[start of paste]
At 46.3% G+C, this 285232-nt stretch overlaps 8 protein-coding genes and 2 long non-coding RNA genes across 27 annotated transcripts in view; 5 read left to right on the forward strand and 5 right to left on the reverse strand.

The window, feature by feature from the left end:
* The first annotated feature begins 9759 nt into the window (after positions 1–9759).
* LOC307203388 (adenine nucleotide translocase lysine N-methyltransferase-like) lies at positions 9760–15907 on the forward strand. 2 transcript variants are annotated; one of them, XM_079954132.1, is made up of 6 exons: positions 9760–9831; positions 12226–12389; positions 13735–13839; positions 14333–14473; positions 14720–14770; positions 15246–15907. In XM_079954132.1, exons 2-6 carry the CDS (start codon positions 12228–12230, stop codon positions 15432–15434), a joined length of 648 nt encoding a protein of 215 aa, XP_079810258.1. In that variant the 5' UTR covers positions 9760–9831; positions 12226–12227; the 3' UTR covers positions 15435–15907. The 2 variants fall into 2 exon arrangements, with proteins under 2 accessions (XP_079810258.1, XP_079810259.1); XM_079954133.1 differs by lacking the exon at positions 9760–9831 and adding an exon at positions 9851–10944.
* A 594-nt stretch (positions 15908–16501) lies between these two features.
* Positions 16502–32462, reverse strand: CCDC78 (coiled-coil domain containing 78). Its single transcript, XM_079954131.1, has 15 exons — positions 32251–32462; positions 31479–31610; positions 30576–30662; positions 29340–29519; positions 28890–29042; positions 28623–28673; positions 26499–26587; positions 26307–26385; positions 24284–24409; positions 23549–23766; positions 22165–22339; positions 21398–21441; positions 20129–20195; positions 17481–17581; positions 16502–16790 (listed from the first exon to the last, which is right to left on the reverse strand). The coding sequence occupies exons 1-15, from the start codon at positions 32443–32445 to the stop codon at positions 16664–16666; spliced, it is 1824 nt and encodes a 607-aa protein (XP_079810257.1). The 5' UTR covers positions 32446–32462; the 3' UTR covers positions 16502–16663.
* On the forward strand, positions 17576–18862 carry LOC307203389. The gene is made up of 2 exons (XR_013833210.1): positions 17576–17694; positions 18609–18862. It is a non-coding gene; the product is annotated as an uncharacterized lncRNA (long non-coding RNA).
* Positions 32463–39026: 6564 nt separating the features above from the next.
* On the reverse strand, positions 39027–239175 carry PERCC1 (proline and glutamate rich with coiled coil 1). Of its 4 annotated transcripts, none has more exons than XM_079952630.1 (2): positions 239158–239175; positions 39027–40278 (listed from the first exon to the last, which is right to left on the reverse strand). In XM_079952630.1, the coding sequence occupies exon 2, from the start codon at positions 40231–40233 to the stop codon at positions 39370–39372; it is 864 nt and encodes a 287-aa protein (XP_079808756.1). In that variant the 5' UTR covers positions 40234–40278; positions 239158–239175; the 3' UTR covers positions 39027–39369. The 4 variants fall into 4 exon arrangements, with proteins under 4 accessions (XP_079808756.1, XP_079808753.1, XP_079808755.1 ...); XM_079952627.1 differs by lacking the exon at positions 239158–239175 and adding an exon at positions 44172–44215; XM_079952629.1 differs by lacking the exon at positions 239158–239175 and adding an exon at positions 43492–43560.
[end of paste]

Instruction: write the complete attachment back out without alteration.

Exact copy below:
At 46.3% G+C, this 285232-nt stretch overlaps 8 protein-coding genes and 2 long non-coding RNA genes across 27 annotated transcripts in view; 5 read left to right on the forward strand and 5 right to left on the reverse strand.

The window, feature by feature from the left end:
* The first annotated feature begins 9759 nt into the window (after positions 1–9759).
* LOC307203388 (adenine nucleotide translocase lysine N-methyltransferase-like) lies at positions 9760–15907 on the forward strand. 2 transcript variants are annotated; one of them, XM_079954132.1, is made up of 6 exons: positions 9760–9831; positions 12226–12389; positions 13735–13839; positions 14333–14473; positions 14720–14770; positions 15246–15907. In XM_079954132.1, exons 2-6 carry the CDS (start codon positions 12228–12230, stop codon positions 15432–15434), a joined length of 648 nt encoding a protein of 215 aa, XP_079810258.1. In that variant the 5' UTR covers positions 9760–9831; positions 12226–12227; the 3' UTR covers positions 15435–15907. The 2 variants fall into 2 exon arrangements, with proteins under 2 accessions (XP_079810258.1, XP_079810259.1); XM_079954133.1 differs by lacking the exon at positions 9760–9831 and adding an exon at positions 9851–10944.
* A 594-nt stretch (positions 15908–16501) lies between these two features.
* Positions 16502–32462, reverse strand: CCDC78 (coiled-coil domain containing 78). Its single transcript, XM_079954131.1, has 15 exons — positions 32251–32462; positions 31479–31610; positions 30576–30662; positions 29340–29519; positions 28890–29042; positions 28623–28673; positions 26499–26587; positions 26307–26385; positions 24284–24409; positions 23549–23766; positions 22165–22339; positions 21398–21441; positions 20129–20195; positions 17481–17581; positions 16502–16790 (listed from the first exon to the last, which is right to left on the reverse strand). The coding sequence occupies exons 1-15, from the start codon at positions 32443–32445 to the stop codon at positions 16664–16666; spliced, it is 1824 nt and encodes a 607-aa protein (XP_079810257.1). The 5' UTR covers positions 32446–32462; the 3' UTR covers positions 16502–16663.
* On the forward strand, positions 17576–18862 carry LOC307203389. The gene is made up of 2 exons (XR_013833210.1): positions 17576–17694; positions 18609–18862. It is a non-coding gene; the product is annotated as an uncharacterized lncRNA (long non-coding RNA).
* Positions 32463–39026: 6564 nt separating the features above from the next.
* On the reverse strand, positions 39027–239175 carry PERCC1 (proline and glutamate rich with coiled coil 1). Of its 4 annotated transcripts, none has more exons than XM_079952630.1 (2): positions 239158–239175; positions 39027–40278 (listed from the first exon to the last, which is right to left on the reverse strand). In XM_079952630.1, the coding sequence occupies exon 2, from the start codon at positions 40231–40233 to the stop codon at positions 39370–39372; it is 864 nt and encodes a 287-aa protein (XP_079808756.1). In that variant the 5' UTR covers positions 40234–40278; positions 239158–239175; the 3' UTR covers positions 39027–39369. The 4 variants fall into 4 exon arrangements, with proteins under 4 accessions (XP_079808756.1, XP_079808753.1, XP_079808755.1 ...); XM_079952627.1 differs by lacking the exon at positions 239158–239175 and adding an exon at positions 44172–44215; XM_079952629.1 differs by lacking the exon at positions 239158–239175 and adding an exon at positions 43492–43560.